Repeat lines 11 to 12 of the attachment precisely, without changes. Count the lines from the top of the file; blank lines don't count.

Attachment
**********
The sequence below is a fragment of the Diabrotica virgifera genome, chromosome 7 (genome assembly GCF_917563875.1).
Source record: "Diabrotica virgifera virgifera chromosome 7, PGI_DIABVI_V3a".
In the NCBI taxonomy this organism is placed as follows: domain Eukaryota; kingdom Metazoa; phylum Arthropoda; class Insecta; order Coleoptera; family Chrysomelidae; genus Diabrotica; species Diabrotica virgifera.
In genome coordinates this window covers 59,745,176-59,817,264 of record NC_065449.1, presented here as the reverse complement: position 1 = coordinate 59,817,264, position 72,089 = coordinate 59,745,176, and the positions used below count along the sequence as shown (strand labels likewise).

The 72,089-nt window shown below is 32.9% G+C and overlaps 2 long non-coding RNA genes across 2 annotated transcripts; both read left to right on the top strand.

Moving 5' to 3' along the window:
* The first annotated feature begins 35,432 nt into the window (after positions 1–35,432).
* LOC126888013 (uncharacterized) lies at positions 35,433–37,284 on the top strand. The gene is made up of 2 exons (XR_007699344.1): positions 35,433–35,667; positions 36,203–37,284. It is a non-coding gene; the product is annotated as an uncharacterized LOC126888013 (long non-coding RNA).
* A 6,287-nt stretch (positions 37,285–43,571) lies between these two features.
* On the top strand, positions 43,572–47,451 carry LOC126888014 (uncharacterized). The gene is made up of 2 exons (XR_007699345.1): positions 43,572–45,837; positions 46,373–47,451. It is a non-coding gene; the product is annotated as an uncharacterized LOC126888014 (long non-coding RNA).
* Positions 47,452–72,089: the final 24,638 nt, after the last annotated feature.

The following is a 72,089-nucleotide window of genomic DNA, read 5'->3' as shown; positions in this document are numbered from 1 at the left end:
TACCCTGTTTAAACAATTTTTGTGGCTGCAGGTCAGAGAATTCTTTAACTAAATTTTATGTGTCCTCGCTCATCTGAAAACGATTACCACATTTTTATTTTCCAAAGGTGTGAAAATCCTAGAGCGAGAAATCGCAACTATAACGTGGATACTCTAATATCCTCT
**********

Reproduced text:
* Positions 47,452–72,089: the final 24,638 nt, after the last annotated feature.

The following is a 72,089-nucleotide window of genomic DNA, read 5'->3' as shown; positions in this document are numbered from 1 at the left end: